Ten among the elephants of the devaswom are selected by the veterinary doctors of the GD to take part in the ‘Aanayottam’ of which five are selected through a draw to run the 500-metre race from Manjulal to the eastern entrance tower of the temple. Suparna Ganguly was earlier assigned by the Animal Welfare Board of India to file a report on the plight of nearly 50 elephants owned by GD at its elephant sanctuary near Punnathur Kotta, three km from the temple.

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Thursday, November 01, 2018

Dasara elephant, guards escape electrocution


MYSURU: Dasara elephant Gopalaswamy had a narrow escape from
being electrocuted as the truck ferrying him rammed an electric pole on

Tuesday night. Though the electric wire fell on him and the truck, the fuse
blew out, cutting off power supply, and averted a major tragedy.

The incident occurred at 10pm in Kolavige, Nagarahole Tiger Reserve.

Gopalaswamy and two other elephants from Mathigodu camp were being
ferried in separate trucks to Sakleshpur, Hassan, to capture a wild tusker.

The elephants were accompanied by their mahouts and kavadis in the
trucks. Deputy conservator of forest (wildlife) Siddaramappa told TOI that
that animals were transported at night to avoid traffic and heat.

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Jumbo havoc in Purulia


A herd of 20-25 wild elephants that has strayed into the Ayodhya foothills in Purulia have been destroying crops in six villages for the past one week.

The elephants from Odisa and the Dalma range in Jharkhand have injured a villager, destroyed paddy across 10 hectares and damaged a dozen mud houses.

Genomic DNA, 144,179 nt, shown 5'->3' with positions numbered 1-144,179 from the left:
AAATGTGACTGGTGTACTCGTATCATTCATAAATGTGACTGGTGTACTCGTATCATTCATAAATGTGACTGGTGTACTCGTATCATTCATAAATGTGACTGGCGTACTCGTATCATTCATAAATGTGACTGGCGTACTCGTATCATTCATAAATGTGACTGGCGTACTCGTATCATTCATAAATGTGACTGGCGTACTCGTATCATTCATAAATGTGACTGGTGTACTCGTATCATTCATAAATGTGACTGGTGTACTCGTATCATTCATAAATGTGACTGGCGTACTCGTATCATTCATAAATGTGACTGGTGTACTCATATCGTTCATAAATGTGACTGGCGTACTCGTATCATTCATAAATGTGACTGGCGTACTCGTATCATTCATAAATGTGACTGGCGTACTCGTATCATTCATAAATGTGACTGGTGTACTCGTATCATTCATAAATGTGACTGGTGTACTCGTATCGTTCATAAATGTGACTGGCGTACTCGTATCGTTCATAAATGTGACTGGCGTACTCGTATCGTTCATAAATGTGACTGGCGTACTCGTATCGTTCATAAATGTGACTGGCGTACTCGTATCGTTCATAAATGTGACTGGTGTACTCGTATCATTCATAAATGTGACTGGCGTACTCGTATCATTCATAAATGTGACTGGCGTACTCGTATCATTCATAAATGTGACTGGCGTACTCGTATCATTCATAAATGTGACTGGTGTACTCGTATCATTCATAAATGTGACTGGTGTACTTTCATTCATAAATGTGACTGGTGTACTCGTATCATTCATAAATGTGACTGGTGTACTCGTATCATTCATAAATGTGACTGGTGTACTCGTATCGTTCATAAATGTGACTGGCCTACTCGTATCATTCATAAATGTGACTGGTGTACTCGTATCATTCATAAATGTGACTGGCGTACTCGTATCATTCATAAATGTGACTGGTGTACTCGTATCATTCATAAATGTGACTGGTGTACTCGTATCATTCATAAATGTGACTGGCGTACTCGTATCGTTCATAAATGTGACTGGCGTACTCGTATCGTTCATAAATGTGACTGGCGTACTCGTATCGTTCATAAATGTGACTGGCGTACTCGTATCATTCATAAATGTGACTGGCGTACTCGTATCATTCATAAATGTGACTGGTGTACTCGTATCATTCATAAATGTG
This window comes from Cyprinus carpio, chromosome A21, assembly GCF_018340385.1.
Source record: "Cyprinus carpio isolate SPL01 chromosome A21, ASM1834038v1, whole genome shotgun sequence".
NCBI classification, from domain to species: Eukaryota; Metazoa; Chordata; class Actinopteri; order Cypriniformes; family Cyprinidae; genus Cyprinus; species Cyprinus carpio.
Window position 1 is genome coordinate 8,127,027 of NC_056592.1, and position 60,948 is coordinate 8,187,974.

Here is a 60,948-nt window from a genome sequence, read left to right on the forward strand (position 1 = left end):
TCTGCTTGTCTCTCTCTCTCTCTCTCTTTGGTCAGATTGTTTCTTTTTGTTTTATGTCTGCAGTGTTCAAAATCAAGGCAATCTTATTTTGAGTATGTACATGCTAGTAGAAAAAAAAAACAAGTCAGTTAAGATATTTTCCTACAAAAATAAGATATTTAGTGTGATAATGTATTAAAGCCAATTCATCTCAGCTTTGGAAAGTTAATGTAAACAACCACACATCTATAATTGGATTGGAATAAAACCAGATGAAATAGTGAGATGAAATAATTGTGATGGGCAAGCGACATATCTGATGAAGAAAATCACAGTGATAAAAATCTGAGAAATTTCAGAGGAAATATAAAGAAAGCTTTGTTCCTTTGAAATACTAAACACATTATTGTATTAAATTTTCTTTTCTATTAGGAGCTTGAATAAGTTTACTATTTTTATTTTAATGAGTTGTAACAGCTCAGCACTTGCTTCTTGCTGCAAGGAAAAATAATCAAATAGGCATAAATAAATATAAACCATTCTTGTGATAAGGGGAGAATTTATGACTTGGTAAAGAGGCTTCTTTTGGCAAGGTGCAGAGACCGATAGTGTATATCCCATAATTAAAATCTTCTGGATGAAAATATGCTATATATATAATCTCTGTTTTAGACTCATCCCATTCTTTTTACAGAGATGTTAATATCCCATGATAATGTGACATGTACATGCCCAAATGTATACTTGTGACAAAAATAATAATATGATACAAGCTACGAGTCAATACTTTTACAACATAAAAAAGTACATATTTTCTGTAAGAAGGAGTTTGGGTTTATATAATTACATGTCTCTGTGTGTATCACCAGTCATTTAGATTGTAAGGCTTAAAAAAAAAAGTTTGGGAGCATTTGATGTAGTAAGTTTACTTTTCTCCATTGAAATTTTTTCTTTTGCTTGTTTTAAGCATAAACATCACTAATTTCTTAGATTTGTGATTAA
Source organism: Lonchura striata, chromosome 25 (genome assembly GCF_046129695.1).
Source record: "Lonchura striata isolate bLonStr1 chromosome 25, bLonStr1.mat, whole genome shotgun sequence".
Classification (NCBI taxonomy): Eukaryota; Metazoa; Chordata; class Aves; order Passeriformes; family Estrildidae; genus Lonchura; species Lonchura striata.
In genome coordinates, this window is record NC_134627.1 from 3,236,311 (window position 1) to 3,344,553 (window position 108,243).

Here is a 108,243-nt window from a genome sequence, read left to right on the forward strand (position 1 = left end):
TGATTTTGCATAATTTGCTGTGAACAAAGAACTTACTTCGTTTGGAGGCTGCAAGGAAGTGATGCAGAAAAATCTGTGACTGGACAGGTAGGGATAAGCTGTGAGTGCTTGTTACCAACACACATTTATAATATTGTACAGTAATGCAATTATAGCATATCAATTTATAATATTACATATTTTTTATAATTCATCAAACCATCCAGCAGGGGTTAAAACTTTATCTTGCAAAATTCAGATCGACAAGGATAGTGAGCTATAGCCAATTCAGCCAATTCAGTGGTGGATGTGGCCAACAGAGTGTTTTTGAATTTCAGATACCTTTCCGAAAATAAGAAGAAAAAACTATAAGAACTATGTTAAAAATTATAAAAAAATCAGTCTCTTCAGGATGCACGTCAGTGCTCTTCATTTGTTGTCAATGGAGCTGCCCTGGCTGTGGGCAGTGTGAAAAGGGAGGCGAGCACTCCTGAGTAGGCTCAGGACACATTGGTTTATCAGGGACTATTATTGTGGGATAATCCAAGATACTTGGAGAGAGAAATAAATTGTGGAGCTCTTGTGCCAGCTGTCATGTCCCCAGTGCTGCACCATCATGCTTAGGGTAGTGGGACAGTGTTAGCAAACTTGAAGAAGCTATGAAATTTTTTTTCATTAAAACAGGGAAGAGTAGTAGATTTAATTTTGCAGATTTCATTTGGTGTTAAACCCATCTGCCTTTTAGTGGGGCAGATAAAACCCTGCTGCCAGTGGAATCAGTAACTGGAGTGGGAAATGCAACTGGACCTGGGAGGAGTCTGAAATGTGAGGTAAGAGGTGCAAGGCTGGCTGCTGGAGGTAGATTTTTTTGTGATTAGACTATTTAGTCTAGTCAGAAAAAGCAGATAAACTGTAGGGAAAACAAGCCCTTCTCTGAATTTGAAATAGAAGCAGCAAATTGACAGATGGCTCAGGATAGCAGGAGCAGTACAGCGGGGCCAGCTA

But as the elephants create havoc in the villages, tourists are excited and plan to see the jumbos.

Forest officials in Purulia said the elephants had split in small groups and were entering human habitats after sunset to feed on paddy that was almost mature for harvesting, and also vegetables from the fields.

Forest officials said it was tough to locate the elephants and chase them back to the Dalma range as the villages they were entering were inside thick forests. That the jumbos come at night and are splitting into small groups are not helping either.

“We are chasing the elephants back to the forest with the help of hula parties (groups of villagers trained to drive away wild elephants), but they are again entering the villages. The area is surrounded by large swathes of forests and hills, which are providing cover to the elephants,” said Dulal Chandra Bauri, the beat officer of the Matha forest range in Baghmundi.

The villagers said they were avoiding going out of home after sunset for fear of the elephants. Traders at Baghmundi are closing their shops before dusk and the villages wear a deserted look after sundown.

The villagers said they were spending sleepless nights fearing that the elephants might attack them anytime.

Parikhit Mahato, 60, who was injured in the elephant attack, has been admitted to a local hospital. One of the elephants lifted him with its trunk when he was returning from the forest after collecting dry logs and hurled him to the ground.

Forest officials said Purulia, Bankura, Jhargram, Birbhum, West Midnapore and East and West Burdwan — with large swathes of forests and rivers flowing through them — are part of the corridor elephants from Odisha and the Dalma range use. For the past few years elephants have been regularly straying into human habitats.